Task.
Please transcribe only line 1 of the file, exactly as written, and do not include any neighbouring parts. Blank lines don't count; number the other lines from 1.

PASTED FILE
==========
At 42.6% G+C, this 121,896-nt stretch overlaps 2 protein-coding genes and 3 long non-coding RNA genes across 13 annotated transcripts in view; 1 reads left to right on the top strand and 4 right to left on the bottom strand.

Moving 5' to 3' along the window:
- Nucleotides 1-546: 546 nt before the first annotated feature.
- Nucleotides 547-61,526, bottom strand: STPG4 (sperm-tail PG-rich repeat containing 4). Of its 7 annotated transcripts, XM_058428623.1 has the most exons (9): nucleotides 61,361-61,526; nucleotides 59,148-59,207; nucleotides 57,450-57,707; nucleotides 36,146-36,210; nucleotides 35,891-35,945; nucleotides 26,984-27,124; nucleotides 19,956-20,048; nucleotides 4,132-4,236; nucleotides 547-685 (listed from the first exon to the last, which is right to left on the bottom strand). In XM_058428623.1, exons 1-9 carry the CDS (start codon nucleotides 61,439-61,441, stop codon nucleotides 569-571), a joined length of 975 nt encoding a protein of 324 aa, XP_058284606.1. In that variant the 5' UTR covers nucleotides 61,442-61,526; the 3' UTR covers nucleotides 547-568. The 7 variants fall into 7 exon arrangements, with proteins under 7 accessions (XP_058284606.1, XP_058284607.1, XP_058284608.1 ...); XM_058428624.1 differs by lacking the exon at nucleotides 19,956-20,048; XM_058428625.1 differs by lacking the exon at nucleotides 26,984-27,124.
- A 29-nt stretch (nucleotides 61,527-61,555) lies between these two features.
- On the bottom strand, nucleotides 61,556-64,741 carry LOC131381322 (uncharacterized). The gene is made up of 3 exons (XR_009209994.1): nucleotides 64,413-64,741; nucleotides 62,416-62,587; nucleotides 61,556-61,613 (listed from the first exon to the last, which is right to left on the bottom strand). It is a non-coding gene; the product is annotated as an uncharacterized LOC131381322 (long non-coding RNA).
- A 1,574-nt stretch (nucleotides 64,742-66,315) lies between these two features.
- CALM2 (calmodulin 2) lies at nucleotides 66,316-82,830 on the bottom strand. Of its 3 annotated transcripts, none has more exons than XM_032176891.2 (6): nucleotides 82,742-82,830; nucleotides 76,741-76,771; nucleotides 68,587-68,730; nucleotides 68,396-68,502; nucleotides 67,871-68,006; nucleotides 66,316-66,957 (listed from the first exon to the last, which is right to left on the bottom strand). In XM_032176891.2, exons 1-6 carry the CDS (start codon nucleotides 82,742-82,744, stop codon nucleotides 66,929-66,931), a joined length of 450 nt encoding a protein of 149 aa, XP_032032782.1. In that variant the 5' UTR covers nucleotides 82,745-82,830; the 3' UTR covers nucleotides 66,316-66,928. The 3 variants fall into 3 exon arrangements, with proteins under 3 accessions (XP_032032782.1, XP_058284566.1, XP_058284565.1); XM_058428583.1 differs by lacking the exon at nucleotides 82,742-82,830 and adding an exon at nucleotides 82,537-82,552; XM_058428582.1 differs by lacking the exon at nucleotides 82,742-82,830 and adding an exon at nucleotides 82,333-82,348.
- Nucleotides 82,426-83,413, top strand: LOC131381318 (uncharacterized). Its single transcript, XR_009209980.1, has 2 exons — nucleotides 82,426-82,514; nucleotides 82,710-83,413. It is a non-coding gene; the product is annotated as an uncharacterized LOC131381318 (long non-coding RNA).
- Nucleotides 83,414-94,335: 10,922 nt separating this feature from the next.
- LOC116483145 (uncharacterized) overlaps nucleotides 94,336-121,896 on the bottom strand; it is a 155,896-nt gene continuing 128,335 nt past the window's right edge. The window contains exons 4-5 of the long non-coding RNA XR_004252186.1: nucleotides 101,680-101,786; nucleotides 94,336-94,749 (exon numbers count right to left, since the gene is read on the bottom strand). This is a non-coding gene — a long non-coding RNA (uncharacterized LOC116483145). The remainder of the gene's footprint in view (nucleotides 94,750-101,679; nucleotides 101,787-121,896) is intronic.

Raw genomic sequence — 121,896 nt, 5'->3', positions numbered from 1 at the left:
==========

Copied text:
At 42.6% G+C, this 121,896-nt stretch overlaps 2 protein-coding genes and 3 long non-coding RNA genes across 13 annotated transcripts in view; 1 reads left to right on the top strand and 4 right to left on the bottom strand.